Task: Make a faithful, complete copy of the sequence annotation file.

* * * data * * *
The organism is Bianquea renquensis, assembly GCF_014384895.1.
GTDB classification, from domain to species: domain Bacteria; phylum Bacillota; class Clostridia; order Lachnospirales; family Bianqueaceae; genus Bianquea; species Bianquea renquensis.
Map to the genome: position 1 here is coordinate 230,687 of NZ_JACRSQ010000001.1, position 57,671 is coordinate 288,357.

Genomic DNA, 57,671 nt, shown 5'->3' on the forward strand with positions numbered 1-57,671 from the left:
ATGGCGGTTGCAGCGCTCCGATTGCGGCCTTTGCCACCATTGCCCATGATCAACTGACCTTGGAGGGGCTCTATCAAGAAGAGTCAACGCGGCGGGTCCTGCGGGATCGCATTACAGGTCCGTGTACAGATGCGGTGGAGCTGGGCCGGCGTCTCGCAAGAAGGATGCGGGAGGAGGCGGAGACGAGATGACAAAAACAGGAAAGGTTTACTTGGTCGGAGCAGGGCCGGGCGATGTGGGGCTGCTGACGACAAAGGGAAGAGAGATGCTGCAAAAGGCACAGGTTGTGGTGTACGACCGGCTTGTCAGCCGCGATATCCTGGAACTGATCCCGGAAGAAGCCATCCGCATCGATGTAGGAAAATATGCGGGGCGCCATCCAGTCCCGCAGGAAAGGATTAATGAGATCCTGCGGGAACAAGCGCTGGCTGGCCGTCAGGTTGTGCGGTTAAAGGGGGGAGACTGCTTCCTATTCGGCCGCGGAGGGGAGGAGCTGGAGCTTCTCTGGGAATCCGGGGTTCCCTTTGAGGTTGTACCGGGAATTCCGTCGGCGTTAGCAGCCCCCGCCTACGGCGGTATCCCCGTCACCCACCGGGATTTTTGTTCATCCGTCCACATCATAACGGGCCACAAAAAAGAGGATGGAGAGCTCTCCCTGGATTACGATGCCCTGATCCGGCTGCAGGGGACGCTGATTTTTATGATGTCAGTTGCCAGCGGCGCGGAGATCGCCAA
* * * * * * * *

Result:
The organism is Bianquea renquensis, assembly GCF_014384895.1.
GTDB classification, from domain to species: domain Bacteria; phylum Bacillota; class Clostridia; order Lachnospirales; family Bianqueaceae; genus Bianquea; species Bianquea renquensis.
Map to the genome: position 1 here is coordinate 230,687 of NZ_JACRSQ010000001.1, position 57,671 is coordinate 288,357.

Genomic DNA, 57,671 nt, shown 5'->3' on the forward strand with positions numbered 1-57,671 from the left:
ATGGCGGTTGCAGCGCTCCGATTGCGGCCTTTGCCACCATTGCCCATGATCAACTGACCTTGGAGGGGCTCTATCAAGAAGAGTCAACGCGGCGGGTCCTGCGGGATCGCATTACAGGTCCGTGTACAGATGCGGTGGAGCTGGGCCGGCGTCTCGCAAGAAGGATGCGGGAGGAGGCGGAGACGAGATGACAAAAACAGGAAAGGTTTACTTGGTCGGAGCAGGGCCGGGCGATGTGGGGCTGCTGACGACAAAGGGAAGAGAGATGCTGCAAAAGGCACAGGTTGTGGTGTACGACCGGCTTGTCAGCCGCGATATCCTGGAACTGATCCCGGAAGAAGCCATCCGCATCGATGTAGGAAAATATGCGGGGCGCCATCCAGTCCCGCAGGAAAGGATTAATGAGATCCTGCGGGAACAAGCGCTGGCTGGCCGTCAGGTTGTGCGGTTAAAGGGGGGAGACTGCTTCCTATTCGGCCGCGGAGGGGAGGAGCTGGAGCTTCTCTGGGAATCCGGGGTTCCCTTTGAGGTTGTACCGGGAATTCCGTCGGCGTTAGCAGCCCCCGCCTACGGCGGTATCCCCGTCACCCACCGGGATTTTTGTTCATCCGTCCACATCATAACGGGCCACAAAAAAGAGGATGGAGAGCTCTCCCTGGATTACGATGCCCTGATCCGGCTGCAGGGGACGCTGATTTTTATGATGTCAGTTGCCAGCGGCGCGGAGATCGCCAA